3) Now You Are a Fiduciary. Do You Know Your Obligations and the Rules?
Tamra A. Palmer, JD, Palmer, Goertzel, & Associates P.C.

Fiduciaries are required to prudently take care of money and assets for another person and must use the highest standard of care. In addition to the duty of care, loyalty, and good faith, fiduciaries must carefully follow the powers specifically conferred by the instrument or the court. This program will provide an overview of fiduciary standards and duties, with discussion on developing management plans, establishing budgets, marshalling assets, and having proper documentation. We will explore important topics including: risk assessment, protecting the estate plan, dealing with conflict, liquidating assets, and working with the principal, family, beneficiaries, and professionals.

5:30pm Open evening
Tuesday, October 17, 2017
6:30am–8:15am Full buffet breakfast in the hotel’s Mountain View Restaurant
(breakfast is included with your conference registration fee)
7:00am–11:30am Registration area open
8:15am–9:45am Palliative Care, Part One: What Is It, and Why Does It Matter to My Client?
Chris Ruskey, MD, Interim HealthCare of Southern Colorado

One can hardly pick up a newspaper or journal these days without finding some reference to palliative care. Yet, most of us have only a vague idea about what it is, or how it applies to our roles in clients’ lives. Part one of this two-part session will walk participants through the development of palliative care, its philosophy, and client-centered approach. This session will provide an understanding of why insurers, regulators, hospitals, and other large care institutions – and ultimately our clients – deserve, and are coming to expect, the “palliative approach” to care.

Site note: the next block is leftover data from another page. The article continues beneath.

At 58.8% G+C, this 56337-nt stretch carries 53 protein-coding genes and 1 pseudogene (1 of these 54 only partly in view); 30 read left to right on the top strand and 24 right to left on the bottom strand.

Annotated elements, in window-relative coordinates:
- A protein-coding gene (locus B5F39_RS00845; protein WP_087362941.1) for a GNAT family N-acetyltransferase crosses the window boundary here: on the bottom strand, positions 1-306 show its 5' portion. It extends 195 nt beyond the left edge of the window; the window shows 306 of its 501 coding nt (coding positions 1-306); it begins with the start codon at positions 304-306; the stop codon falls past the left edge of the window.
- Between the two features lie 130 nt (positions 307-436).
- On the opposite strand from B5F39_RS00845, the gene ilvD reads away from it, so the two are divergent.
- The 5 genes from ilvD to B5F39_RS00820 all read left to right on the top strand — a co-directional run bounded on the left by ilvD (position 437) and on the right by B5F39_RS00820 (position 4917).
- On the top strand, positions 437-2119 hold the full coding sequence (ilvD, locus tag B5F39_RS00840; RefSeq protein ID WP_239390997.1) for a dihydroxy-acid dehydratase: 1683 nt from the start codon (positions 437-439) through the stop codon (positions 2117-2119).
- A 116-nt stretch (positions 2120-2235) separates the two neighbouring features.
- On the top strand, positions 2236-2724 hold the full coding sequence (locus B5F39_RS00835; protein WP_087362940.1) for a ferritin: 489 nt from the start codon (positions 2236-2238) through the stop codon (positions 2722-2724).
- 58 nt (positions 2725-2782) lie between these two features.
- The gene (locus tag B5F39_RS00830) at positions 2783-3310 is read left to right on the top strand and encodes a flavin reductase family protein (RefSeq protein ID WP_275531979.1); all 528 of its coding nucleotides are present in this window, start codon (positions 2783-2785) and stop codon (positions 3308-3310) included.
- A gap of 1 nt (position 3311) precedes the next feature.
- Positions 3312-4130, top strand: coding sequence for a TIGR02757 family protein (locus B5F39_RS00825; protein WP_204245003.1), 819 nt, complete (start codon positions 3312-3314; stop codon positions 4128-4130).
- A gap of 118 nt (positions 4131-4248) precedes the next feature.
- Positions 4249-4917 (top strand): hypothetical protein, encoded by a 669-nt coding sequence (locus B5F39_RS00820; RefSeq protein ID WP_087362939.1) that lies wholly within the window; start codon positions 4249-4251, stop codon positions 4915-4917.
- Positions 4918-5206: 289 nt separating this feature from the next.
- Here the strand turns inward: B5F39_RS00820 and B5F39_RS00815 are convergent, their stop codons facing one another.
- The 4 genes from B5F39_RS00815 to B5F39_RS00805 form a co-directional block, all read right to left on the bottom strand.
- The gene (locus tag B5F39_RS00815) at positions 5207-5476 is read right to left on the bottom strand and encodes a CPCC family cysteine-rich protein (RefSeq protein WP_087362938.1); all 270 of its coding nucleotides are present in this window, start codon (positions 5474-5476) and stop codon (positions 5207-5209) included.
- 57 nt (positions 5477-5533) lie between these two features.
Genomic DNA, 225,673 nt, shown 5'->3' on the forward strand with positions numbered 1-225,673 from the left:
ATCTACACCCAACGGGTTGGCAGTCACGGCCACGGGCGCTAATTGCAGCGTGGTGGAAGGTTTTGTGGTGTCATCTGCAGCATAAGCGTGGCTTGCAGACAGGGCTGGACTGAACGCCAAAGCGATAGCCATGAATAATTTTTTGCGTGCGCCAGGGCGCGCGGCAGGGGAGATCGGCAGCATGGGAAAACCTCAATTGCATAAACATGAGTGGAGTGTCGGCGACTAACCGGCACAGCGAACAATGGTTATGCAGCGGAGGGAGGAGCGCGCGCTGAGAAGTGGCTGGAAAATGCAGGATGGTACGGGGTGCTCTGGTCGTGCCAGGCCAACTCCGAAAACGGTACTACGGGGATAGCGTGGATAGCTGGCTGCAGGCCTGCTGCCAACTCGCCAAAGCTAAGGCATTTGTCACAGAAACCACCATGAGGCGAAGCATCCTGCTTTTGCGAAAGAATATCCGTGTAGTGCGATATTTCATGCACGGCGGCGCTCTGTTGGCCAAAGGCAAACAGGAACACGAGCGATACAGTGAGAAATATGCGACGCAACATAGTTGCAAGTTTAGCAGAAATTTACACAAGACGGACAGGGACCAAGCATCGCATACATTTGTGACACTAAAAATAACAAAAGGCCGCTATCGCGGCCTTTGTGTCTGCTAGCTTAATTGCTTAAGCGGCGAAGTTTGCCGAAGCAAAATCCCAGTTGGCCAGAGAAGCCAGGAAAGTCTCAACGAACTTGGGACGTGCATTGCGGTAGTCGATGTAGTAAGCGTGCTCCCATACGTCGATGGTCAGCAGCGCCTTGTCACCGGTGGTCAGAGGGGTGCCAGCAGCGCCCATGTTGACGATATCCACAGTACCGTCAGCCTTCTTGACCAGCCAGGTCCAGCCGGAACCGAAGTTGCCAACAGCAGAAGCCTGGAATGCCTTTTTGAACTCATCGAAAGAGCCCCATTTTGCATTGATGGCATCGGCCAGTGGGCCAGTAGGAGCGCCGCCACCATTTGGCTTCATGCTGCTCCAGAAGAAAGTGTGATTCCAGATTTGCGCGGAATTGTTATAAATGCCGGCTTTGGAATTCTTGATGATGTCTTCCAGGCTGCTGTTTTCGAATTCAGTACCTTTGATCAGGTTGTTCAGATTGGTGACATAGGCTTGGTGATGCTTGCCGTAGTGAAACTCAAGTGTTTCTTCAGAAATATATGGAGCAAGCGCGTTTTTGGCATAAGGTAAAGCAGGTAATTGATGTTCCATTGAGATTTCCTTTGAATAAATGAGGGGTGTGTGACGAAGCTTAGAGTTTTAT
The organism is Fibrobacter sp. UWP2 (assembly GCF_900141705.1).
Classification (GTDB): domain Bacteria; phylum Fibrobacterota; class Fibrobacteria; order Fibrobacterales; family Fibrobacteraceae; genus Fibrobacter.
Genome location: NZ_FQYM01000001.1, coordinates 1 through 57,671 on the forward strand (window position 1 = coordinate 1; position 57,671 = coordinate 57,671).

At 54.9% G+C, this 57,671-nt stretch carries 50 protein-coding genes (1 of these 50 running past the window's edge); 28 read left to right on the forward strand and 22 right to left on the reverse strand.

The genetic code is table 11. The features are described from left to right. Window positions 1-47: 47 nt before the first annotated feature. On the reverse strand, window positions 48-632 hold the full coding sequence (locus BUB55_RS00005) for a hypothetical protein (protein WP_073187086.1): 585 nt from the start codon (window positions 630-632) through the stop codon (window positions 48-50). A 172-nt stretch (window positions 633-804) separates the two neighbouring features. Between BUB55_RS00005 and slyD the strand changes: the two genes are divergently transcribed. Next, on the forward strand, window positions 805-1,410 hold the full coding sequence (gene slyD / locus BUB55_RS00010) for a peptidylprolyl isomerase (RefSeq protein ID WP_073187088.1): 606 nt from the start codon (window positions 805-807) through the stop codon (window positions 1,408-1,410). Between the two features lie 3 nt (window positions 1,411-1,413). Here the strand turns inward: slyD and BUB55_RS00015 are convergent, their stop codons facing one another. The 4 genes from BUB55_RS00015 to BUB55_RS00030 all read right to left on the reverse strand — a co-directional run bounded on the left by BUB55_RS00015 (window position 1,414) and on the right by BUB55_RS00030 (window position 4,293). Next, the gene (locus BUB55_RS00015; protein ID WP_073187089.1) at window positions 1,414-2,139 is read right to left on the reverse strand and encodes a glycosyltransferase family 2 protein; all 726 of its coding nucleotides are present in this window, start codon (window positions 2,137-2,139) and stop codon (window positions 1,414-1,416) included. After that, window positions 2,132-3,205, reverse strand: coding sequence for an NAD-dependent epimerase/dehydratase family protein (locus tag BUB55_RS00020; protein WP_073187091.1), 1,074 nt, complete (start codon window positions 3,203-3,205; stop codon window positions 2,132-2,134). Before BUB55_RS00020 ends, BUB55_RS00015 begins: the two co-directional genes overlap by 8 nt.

9:45am–10:00am Break
10:00am–11:30am Palliative Care, Part Two: The Palliative Approach – Practical Integration of Palliative Care with Client Services
Chris Ruskey, MD, Interim HealthCare of Southern Colorado

In this session, we will explore ways to apply the lessons learned in the previous session to the care of our clients. We will learn what makes an ideal consultant service, when and how to access palliative care, and how to best work with your palliative consultants. Perhaps most importantly, participants will develop their own palliative skills by working through cases designed to enhance their understanding of medical ethics and interdisciplinary approach for the best possible care of clients and their loved ones.

11:30am Conference Concludes